San Antonio Surgical Error Attorney
Surgical Errors in San Antonio, TX
All doctors take an oath to “do no harm.” Even still, patient safety is compromised at the hands of medical professionals every day in the United States. In fact, a recent study claims that Americans spend a grand total of $20 billion every year just for medical errors. Additionally, medical errors result in more than 100,000 deaths every year. Tragically, many of these medical errors occur in the operating room. If you or someone you love has suffered major health complications from a mistake in the operating room, you need a San Antonio surgical error attorney to fight for your justice.
Our law firm can help you recover maximum financial compensation through a surgical error lawsuit. Call us today at 210-366-4949 to schedule a free consultation.
What is a Surgical Error?
A surgical error is a form of medical malpractice that occurs when a surgeon makes a mistake during the surgical process that could have been prevented. Patients may or may not suffer complications from surgical mistakes, depending on what kind of mistake occurred and the severity of the mistake.
What is Informed Consent?
All surgeries come with health risks. Depending on the surgery, many risks are expected and unpreventable, even with a world-class surgeon. That’s why all patients have to sign an “informed consent” form which states that your surgeon has informed you of the risks of your surgery, but you still want to proceed anyway.
So informed consent is a medical ethics principle that states that patients should be able to make free, informed decisions about their healthcare. This means that patients should be informed of both the risks and benefits before undergoing a treatment or procedure.
Surgical errors aren’t included in the known risks associated with a surgical procedure because in most cases, they are completely preventable and unexpected.
How Many Surgical Errors Occur in the U.S. Every Year?
Surgeons perform approximately 50 million surgeries in the U.S. every year. Of these surgeries, approximately 4,000 surgical errors occur, with operating on the wrong body part being one of the most common types of surgical errors.
While many medical errors in general tend to be reduced to human error, this is not always the case. As modern medicine becomes more technically advanced, there are more and more robots helping surgeons in the operating room. Robotic assistance during surgical procedures is thought to be safer and more accurate. However, a study claims that robotic surgery can actually increase a patient’s chances of accidental hemorrhage.
Examples of Surgical Errors
Common surgical errors include:
- Performing surgery on the wrong part of the patient’s body (AKA: wrong site surgery). In many medical malpractice cases, this means that the surgeon performed surgery on the wrong side of the patient’s body.
- Performing surgery on the wrong patient (AKA: wrong patient surgery).
- Leaving foreign objects and other equipment inside the patient’s body.
- Giving the patient too much or too little anesthesia which results in major health complications or anesthesia awareness.
- Failing to properly sanitize surgical instruments before a procedure.
- Failing to properly scrub in before a procedure.
- Performing the wrong procedure on a patient.
- Injuring a major nerve, muscle, tendon, or organ during a surgical procedure.
- Performing a completely unnecessary surgery on a patient due to misdiagnosis or negligence.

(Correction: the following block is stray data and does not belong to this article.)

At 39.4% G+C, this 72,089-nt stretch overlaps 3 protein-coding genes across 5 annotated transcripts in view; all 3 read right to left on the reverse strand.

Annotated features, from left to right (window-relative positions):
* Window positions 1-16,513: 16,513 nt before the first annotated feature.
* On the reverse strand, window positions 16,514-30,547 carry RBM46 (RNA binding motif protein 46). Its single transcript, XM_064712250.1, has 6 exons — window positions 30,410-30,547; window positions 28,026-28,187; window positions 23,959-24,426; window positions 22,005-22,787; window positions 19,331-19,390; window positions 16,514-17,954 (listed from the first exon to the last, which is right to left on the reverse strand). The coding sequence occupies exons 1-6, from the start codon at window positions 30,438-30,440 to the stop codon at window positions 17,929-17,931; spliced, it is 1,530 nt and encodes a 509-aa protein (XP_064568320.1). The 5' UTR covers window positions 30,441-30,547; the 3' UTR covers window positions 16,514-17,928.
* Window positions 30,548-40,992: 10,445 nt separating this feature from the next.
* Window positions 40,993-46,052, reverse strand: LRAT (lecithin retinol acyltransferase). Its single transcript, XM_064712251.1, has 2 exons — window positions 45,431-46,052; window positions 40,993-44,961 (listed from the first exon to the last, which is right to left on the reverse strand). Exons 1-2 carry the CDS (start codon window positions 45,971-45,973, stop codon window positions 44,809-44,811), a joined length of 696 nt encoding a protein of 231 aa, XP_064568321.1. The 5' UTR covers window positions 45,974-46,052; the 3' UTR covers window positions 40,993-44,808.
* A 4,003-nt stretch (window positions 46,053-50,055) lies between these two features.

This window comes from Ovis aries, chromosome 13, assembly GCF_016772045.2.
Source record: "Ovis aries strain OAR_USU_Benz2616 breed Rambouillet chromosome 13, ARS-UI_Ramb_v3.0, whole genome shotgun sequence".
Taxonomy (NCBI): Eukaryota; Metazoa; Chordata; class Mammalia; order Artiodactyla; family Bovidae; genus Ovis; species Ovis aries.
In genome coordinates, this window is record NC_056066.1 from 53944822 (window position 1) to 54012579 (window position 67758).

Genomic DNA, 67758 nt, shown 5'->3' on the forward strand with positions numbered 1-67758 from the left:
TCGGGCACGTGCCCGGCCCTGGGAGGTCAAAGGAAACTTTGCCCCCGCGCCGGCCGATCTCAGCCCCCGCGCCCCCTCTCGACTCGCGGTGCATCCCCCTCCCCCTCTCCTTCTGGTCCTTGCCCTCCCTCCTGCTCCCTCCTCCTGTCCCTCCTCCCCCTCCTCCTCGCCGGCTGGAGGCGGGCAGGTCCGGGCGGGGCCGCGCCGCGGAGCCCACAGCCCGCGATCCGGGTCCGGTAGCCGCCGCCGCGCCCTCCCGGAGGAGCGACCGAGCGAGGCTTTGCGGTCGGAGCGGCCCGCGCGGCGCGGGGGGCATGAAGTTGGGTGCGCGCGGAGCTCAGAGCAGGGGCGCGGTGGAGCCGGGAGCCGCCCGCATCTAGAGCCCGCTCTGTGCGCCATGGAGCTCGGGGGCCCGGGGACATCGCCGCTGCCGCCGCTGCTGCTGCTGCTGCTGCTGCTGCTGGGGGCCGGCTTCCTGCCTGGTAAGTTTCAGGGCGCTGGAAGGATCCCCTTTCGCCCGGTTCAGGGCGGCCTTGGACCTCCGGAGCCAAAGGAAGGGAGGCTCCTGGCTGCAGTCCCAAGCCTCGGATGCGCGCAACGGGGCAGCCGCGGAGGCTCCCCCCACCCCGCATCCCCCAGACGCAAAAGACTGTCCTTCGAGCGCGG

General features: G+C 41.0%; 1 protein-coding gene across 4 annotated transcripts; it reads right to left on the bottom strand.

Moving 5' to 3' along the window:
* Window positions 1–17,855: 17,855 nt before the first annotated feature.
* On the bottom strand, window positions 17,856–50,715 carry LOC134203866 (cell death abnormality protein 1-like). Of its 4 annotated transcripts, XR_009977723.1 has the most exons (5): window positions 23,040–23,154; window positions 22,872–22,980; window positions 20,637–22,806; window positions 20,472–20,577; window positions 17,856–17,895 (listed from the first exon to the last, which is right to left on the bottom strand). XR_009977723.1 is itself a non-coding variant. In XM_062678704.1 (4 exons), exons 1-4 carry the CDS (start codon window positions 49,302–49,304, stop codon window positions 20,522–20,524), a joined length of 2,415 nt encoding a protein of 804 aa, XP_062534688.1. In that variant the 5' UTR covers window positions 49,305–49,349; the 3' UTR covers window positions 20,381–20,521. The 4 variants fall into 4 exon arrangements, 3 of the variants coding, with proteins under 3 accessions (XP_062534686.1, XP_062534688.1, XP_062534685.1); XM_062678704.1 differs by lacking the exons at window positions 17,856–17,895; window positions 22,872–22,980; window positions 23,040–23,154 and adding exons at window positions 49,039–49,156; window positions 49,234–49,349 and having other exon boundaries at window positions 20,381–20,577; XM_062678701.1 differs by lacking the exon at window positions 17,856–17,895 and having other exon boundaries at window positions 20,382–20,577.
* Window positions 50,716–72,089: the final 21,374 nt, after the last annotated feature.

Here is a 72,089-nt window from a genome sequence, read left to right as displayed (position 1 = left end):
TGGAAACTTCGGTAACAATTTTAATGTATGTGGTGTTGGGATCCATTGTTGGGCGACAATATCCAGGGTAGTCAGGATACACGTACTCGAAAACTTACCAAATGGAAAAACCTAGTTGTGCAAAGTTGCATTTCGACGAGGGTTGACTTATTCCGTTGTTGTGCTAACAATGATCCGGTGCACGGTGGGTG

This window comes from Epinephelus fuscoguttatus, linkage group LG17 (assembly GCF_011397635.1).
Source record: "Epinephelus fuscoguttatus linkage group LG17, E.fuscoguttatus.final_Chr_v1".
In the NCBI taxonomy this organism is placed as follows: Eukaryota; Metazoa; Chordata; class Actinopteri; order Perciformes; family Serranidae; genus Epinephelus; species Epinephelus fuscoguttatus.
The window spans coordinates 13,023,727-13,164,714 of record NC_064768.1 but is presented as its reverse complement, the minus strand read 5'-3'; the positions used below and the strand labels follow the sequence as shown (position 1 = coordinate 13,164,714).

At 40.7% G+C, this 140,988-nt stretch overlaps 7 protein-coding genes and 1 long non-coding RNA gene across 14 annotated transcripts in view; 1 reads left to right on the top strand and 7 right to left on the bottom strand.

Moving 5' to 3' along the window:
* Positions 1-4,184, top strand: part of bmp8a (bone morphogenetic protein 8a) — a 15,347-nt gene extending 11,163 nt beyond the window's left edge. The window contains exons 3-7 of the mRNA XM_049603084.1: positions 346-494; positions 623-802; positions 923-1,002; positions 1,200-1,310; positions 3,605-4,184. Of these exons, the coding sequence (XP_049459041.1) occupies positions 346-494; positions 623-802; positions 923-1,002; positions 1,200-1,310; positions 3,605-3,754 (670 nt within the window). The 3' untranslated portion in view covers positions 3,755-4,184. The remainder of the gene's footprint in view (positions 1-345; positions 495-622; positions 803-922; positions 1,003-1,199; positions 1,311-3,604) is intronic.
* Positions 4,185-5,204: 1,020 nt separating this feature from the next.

- Using the wrong surgical instruments during a surgical procedure.
- Failing to inform the patient of possible risks associated with a surgery or surgical technique.
- Failing to provide the patient with prophylactic antibiotics in order to prevent a hospital acquired infection.
Complications from Surgical Errors
Patients can suffer a wide variety of injuries and complications depending on the type of surgery and surgical error they endured. Complications from surgical errors can include:
- Symptoms of anesthesia overdose
- Nerve, muscle, tendon, or organ damage
- Partial or total paralysis
- Unnecessary amputation
- Unnecessary removal of an essential organ
- A traumatic brain injury (TBI) due to lack of oxygen during surgery
- Repeat surgery to fix the surgical injury or infection
- Permanent scarring or disfigurement
- PTSD from enduring a medical malpractice incident
Why Do Surgical Errors Happen?
Surgeons are humans, and all humans are naturally subject to human error. That being said, many surgical error cases are blatant examples of violated standard of care. In other words, most medical errors that occur during surgery just should not happen, yet they often do because of the following reasons:
Communication between all medical professionals before, during, and after surgery is crucial in order to avoid mistakes. Lack of communication could result in marking the wrong body part, administering the wrong anesthesia (or not administering the correct anesthesia dosage), receiving the wrong surgical equipment, receiving the wrong medical record or test results before surgery, etc. Every medical professional must be on the same page before a patient is open on the table.
A surgeon must be prepared to perform a procedure a certain way. Additionally, they must be prepared for any complications that could occur while the patient is open on the table. This means that they should review the patient’s test results and medical records before surgery. Additionally, they should ensure that they have a specific plan for how they are going to perform the surgery. Lastly, they should prepare to have the correct surgical tools and surgical assistants during a procedure. Showing up to a surgery and just “winging it” could result in a life-threatening medical error.